Making the decision to get up early and be active every morning seems easy enough. It's more difficult to actually do it.

Trying to develop good habits, and get rid of bad ones, is an ongoing process.

How habits are formed

Psychological research shows that simply repeating an action in a consistent context, such as washing your hands after using the bathroom, creates an association that means you always repeat the same action in that context.

Once you act automatically based on external cues outside your control, like the sun coming up, you no longer have to consciously decide or motivate yourself to do it. That's a habit. Habits can be good or bad for you. It all depends on the context.

Whether you should lose a habit largely depends on your own life and values, as well as your environment and culture. Generally, if a habit is negatively impacting your physical or mental health, you should work on changing it.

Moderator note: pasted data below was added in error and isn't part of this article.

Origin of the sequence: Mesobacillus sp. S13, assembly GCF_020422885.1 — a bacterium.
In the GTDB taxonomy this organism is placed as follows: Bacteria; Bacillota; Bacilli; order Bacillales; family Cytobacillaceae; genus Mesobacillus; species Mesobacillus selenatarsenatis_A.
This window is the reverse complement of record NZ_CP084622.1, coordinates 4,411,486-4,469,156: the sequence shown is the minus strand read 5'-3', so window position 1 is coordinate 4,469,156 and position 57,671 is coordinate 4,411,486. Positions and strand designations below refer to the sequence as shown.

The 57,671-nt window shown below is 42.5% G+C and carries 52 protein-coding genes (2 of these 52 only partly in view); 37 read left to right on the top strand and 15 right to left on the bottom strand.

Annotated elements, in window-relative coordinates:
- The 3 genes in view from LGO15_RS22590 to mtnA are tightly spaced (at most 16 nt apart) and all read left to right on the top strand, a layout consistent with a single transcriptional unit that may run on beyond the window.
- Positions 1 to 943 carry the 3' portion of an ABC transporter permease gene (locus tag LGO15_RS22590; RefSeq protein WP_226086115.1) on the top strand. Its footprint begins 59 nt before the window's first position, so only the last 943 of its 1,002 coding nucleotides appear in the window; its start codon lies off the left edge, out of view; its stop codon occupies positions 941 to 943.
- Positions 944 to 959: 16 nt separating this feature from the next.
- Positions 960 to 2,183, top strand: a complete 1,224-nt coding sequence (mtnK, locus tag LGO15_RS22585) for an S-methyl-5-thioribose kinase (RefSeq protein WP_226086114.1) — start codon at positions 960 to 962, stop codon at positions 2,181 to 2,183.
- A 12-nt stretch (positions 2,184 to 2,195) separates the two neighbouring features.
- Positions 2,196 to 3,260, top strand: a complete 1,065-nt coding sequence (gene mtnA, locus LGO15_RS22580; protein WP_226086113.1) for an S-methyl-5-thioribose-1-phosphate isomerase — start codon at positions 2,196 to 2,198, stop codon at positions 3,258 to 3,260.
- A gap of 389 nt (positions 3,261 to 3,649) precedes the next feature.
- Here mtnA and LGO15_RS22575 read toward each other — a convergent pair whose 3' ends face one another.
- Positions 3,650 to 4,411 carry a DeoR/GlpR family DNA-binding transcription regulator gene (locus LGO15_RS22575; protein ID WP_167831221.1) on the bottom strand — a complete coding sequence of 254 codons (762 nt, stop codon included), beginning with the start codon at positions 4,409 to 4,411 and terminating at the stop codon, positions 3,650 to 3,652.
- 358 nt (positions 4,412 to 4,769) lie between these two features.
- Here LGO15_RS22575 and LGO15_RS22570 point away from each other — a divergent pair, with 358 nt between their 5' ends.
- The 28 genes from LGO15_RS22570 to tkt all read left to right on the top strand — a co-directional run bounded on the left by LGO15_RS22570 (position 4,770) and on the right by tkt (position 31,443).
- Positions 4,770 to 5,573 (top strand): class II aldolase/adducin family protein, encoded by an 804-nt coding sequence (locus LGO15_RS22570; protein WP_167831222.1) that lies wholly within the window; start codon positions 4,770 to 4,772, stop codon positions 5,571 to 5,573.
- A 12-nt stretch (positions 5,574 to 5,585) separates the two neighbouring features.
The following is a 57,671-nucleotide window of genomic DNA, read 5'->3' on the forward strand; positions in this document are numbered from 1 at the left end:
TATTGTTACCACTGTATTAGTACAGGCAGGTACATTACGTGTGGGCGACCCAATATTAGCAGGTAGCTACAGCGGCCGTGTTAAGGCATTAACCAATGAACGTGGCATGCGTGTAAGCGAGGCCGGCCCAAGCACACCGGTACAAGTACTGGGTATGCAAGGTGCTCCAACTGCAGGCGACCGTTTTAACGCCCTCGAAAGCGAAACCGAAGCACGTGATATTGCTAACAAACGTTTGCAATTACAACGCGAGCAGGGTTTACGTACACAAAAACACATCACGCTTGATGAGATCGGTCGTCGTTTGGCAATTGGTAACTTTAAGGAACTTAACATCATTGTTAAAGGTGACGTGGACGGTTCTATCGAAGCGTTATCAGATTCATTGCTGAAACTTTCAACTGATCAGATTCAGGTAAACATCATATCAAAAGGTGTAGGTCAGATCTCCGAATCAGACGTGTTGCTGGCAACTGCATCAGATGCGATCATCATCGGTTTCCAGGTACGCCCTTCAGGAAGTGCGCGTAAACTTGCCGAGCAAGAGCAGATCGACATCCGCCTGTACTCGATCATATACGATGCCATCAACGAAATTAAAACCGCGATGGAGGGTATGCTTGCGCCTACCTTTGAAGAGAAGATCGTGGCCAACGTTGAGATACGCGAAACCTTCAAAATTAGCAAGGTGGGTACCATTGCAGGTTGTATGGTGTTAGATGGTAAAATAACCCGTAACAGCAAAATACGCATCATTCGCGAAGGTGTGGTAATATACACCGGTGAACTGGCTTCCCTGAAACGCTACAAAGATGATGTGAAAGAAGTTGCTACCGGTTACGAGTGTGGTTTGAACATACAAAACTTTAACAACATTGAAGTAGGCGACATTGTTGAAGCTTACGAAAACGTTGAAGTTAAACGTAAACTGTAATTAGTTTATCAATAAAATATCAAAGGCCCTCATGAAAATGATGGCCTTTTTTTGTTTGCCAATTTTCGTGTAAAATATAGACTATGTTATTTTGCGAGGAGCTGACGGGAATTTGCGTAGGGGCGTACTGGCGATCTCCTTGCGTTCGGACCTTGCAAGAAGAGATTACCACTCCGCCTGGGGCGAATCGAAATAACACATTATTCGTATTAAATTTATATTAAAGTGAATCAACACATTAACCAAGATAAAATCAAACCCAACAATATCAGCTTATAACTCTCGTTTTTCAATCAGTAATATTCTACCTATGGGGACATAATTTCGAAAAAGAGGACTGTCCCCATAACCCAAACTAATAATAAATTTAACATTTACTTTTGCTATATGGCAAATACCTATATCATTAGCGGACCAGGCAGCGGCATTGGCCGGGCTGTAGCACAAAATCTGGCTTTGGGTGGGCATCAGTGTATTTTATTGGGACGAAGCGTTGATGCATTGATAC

How to go from bad to good

Before we can develop better habits, we often need to first break existing ones. Start small and be prepared to have setbacks. Change is not going to happen overnight.

Aim for minor, manageable behaviour changes, since failure can be discouraging. For example, if you you're sedentary, but want to be more active, start by walking five minutes a day. 

Be kind to yourself. Deciding to change any habit is the first, and often most difficult step. People generally don’t like change. You have to just do the behavioural change over and over again. So if it’s waking up early, just force yourself to do it.

Your good habit toolbox:

  1. Decide what you'd like to change about yourself.
  2. Start small and choose a simple action that will get you closer to your goal.
  3. When and where will you do this action? Planning can help with consistency.
  4. Every time you’re at that time and place, do that action. Having a buddy to do it with, or check in on you, can help immensely. Also, try to associate the desired habit with something specific, such as your alarm going off or finishing work.
  5. Studies differ on how long it takes to form a habit; in general, the length of time depends on each person. However, on average, it takes 66 days for a new behaviour to become automatic.